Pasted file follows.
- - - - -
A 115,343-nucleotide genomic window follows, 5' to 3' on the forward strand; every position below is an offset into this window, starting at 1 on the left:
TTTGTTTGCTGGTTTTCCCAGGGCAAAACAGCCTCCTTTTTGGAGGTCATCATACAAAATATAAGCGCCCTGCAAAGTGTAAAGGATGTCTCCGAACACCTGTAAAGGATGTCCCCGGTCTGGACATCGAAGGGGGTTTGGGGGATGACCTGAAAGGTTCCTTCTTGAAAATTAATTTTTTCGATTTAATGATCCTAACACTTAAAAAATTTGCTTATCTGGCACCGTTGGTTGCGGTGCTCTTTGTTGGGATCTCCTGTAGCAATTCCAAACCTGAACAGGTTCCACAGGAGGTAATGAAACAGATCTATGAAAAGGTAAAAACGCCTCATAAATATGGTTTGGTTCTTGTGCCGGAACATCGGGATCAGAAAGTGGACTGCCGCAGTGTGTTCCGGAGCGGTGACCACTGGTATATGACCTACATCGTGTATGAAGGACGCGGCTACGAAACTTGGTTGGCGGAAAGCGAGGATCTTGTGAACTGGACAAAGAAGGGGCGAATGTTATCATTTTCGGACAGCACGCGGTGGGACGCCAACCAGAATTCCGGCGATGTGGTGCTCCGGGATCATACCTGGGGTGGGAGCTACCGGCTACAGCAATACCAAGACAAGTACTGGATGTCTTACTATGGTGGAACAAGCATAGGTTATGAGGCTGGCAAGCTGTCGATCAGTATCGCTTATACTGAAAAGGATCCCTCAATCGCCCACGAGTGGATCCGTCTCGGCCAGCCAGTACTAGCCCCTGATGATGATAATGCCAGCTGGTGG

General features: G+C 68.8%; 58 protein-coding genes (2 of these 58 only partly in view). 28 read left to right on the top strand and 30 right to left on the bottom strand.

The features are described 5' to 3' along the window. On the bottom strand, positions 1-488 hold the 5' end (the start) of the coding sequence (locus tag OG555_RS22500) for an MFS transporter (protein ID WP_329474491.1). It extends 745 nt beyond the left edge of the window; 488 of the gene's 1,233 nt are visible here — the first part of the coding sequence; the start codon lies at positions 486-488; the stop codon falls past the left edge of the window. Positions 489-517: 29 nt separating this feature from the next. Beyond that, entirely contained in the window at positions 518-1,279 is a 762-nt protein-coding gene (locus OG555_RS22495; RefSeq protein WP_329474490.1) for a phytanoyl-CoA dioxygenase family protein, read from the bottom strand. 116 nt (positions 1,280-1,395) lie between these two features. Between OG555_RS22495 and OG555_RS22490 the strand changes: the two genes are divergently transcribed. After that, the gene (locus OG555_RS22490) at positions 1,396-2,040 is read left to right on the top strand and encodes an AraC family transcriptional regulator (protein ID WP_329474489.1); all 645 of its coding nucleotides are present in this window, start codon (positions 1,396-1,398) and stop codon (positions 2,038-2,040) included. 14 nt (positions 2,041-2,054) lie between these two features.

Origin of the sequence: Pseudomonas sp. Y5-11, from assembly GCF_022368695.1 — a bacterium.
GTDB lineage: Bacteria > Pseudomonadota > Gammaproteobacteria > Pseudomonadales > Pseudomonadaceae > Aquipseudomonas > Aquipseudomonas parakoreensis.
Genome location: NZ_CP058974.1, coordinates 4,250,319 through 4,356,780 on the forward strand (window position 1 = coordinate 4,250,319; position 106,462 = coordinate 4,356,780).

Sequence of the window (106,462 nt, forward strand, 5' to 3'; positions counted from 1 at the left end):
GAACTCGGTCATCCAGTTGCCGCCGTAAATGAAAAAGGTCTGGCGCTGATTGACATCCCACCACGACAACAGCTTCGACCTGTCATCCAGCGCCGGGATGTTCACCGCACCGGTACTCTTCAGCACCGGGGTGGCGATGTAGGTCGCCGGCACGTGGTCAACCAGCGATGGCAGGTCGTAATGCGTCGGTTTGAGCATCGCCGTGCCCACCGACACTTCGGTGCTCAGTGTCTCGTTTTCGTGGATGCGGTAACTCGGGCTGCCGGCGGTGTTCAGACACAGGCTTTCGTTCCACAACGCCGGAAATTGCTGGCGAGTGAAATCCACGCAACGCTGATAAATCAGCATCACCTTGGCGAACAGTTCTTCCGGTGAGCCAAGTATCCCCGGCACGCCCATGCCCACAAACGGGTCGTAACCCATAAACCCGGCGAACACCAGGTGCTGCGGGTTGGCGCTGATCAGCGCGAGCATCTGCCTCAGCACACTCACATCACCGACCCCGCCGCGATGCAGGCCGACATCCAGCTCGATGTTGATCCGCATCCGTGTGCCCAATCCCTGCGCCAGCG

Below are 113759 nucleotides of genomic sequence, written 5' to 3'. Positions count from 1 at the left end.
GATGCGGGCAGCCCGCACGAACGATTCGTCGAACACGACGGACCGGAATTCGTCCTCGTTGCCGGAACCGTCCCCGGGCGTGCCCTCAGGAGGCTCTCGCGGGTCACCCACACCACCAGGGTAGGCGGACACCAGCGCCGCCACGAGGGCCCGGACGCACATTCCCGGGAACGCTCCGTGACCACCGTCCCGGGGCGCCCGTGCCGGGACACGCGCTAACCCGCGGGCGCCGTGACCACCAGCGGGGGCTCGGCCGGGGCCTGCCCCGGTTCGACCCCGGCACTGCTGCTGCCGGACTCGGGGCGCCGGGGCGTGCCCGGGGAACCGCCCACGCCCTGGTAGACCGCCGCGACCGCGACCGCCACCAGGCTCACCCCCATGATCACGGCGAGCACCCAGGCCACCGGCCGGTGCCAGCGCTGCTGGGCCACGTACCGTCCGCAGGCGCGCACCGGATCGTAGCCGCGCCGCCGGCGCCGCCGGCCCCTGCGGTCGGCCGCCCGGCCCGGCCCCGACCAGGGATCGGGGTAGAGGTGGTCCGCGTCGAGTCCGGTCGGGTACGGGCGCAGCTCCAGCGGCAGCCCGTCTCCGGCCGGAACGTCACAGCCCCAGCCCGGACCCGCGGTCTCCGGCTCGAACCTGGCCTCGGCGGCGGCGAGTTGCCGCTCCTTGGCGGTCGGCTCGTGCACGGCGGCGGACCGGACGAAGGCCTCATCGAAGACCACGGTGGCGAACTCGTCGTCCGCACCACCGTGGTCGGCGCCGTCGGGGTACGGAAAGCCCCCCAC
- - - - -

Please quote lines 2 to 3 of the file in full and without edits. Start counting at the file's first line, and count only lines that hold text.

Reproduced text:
TTTGTTTGCTGGTTTTCCCAGGGCAAAACAGCCTCCTTTTTGGAGGTCATCATACAAAATATAAGCGCCCTGCAAAGTGTAAAGGATGTCTCCGAACACCTGTAAAGGATGTCCCCGGTCTGGACATCGAAGGGGGTTTGGGGGATGACCTGAAAGGTTCCTTCTTGAAAATTAATTTTTTCGATTTAATGATCCTAACACTTAAAAAATTTGCTTATCTGGCACCGTTGGTTGCGGTGCTCTTTGTTGGGATCTCCTGTAGCAATTCCAAACCTGAACAGGTTCCACAGGAGGTAATGAAACAGATCTATGAAAAGGTAAAAACGCCTCATAAATATGGTTTGGTTCTTGTGCCGGAACATCGGGATCAGAAAGTGGACTGCCGCAGTGTGTTCCGGAGCGGTGACCACTGGTATATGACCTACATCGTGTATGAAGGACGCGGCTACGAAACTTGGTTGGCGGAAAGCGAGGATCTTGTGAACTGGACAAAGAAGGGGCGAATGTTATCATTTTCGGACAGCACGCGGTGGGACGCCAACCAGAATTCCGGCGATGTGGTGCTCCGGGATCATACCTGGGGTGGGAGCTACCGGCTACAGCAATACCAAGACAAGTACTGGATGTCTTACTATGGTGGAACAAGCATAGGTTATGAGGCTGGCAAGCTGTCGATCAGTATCGCTTATACTGAAAAGGATCCCTCAATCGCCCACGAGTGGATCCGTCTCGGCCAGCCAGTACTAGCCCCTGATGATGATAATGCCAGCTGGTGG

General features: G+C 68.8%; 58 protein-coding genes (2 of these 58 only partly in view). 28 read left to right on the top strand and 30 right to left on the bottom strand.